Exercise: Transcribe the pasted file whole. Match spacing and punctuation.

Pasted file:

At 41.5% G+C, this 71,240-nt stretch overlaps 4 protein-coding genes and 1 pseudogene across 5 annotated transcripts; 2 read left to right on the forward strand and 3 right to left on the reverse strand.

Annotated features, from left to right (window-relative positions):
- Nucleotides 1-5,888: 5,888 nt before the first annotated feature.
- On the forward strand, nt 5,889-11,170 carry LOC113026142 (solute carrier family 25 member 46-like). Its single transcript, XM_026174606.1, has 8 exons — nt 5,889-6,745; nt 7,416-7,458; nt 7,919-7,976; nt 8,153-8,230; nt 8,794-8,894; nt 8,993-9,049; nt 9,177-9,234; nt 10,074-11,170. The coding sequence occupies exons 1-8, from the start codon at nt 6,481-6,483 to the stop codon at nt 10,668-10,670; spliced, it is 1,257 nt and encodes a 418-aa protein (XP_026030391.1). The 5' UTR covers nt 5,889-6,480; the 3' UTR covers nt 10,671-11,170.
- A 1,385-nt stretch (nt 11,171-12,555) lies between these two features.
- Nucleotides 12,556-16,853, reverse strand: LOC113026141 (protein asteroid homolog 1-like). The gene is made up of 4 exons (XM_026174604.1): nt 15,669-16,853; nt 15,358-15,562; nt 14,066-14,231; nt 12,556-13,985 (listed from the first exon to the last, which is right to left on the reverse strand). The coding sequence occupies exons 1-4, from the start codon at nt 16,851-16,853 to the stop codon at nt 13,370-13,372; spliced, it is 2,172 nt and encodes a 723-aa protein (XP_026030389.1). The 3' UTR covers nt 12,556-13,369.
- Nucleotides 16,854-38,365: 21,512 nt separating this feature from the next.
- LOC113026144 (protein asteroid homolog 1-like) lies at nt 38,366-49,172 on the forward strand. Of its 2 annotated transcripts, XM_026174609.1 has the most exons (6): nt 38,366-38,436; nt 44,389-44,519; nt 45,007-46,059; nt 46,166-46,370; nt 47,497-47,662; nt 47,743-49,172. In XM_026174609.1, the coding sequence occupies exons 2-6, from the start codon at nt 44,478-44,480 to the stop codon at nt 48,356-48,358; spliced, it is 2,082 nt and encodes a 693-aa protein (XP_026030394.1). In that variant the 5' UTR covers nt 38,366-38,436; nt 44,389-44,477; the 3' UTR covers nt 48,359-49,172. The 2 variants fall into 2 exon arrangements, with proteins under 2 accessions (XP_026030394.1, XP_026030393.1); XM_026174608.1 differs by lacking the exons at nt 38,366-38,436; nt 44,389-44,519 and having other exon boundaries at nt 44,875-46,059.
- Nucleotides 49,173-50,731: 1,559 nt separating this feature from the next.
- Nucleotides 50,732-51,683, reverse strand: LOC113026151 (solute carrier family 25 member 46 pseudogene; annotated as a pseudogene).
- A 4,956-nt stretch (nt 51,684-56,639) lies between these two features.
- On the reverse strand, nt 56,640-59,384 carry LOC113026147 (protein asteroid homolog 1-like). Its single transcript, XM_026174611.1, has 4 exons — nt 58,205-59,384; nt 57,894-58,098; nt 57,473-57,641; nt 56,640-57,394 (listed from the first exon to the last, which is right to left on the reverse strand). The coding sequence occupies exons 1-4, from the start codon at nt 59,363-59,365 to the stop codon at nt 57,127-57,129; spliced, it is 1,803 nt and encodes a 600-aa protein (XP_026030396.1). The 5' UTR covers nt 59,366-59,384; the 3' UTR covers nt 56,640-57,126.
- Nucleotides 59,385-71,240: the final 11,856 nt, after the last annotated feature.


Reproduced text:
At 41.5% G+C, this 71,240-nt stretch overlaps 4 protein-coding genes and 1 pseudogene across 5 annotated transcripts; 2 read left to right on the forward strand and 3 right to left on the reverse strand.

Annotated features, from left to right (window-relative positions):
- Nucleotides 1-5,888: 5,888 nt before the first annotated feature.
- On the forward strand, nt 5,889-11,170 carry LOC113026142 (solute carrier family 25 member 46-like). Its single transcript, XM_026174606.1, has 8 exons — nt 5,889-6,745; nt 7,416-7,458; nt 7,919-7,976; nt 8,153-8,230; nt 8,794-8,894; nt 8,993-9,049; nt 9,177-9,234; nt 10,074-11,170. The coding sequence occupies exons 1-8, from the start codon at nt 6,481-6,483 to the stop codon at nt 10,668-10,670; spliced, it is 1,257 nt and encodes a 418-aa protein (XP_026030391.1). The 5' UTR covers nt 5,889-6,480; the 3' UTR covers nt 10,671-11,170.
- A 1,385-nt stretch (nt 11,171-12,555) lies between these two features.
- Nucleotides 12,556-16,853, reverse strand: LOC113026141 (protein asteroid homolog 1-like). The gene is made up of 4 exons (XM_026174604.1): nt 15,669-16,853; nt 15,358-15,562; nt 14,066-14,231; nt 12,556-13,985 (listed from the first exon to the last, which is right to left on the reverse strand). The coding sequence occupies exons 1-4, from the start codon at nt 16,851-16,853 to the stop codon at nt 13,370-13,372; spliced, it is 2,172 nt and encodes a 723-aa protein (XP_026030389.1). The 3' UTR covers nt 12,556-13,369.
- Nucleotides 16,854-38,365: 21,512 nt separating this feature from the next.
- LOC113026144 (protein asteroid homolog 1-like) lies at nt 38,366-49,172 on the forward strand. Of its 2 annotated transcripts, XM_026174609.1 has the most exons (6): nt 38,366-38,436; nt 44,389-44,519; nt 45,007-46,059; nt 46,166-46,370; nt 47,497-47,662; nt 47,743-49,172. In XM_026174609.1, the coding sequence occupies exons 2-6, from the start codon at nt 44,478-44,480 to the stop codon at nt 48,356-48,358; spliced, it is 2,082 nt and encodes a 693-aa protein (XP_026030394.1). In that variant the 5' UTR covers nt 38,366-38,436; nt 44,389-44,477; the 3' UTR covers nt 48,359-49,172. The 2 variants fall into 2 exon arrangements, with proteins under 2 accessions (XP_026030394.1, XP_026030393.1); XM_026174608.1 differs by lacking the exons at nt 38,366-38,436; nt 44,389-44,519 and having other exon boundaries at nt 44,875-46,059.
- Nucleotides 49,173-50,731: 1,559 nt separating this feature from the next.
- Nucleotides 50,732-51,683, reverse strand: LOC113026151 (solute carrier family 25 member 46 pseudogene; annotated as a pseudogene).
- A 4,956-nt stretch (nt 51,684-56,639) lies between these two features.
- On the reverse strand, nt 56,640-59,384 carry LOC113026147 (protein asteroid homolog 1-like). Its single transcript, XM_026174611.1, has 4 exons — nt 58,205-59,384; nt 57,894-58,098; nt 57,473-57,641; nt 56,640-57,394 (listed from the first exon to the last, which is right to left on the reverse strand). The coding sequence occupies exons 1-4, from the start codon at nt 59,363-59,365 to the stop codon at nt 57,127-57,129; spliced, it is 1,803 nt and encodes a 600-aa protein (XP_026030396.1). The 5' UTR covers nt 59,366-59,384; the 3' UTR covers nt 56,640-57,126.
- Nucleotides 59,385-71,240: the final 11,856 nt, after the last annotated feature.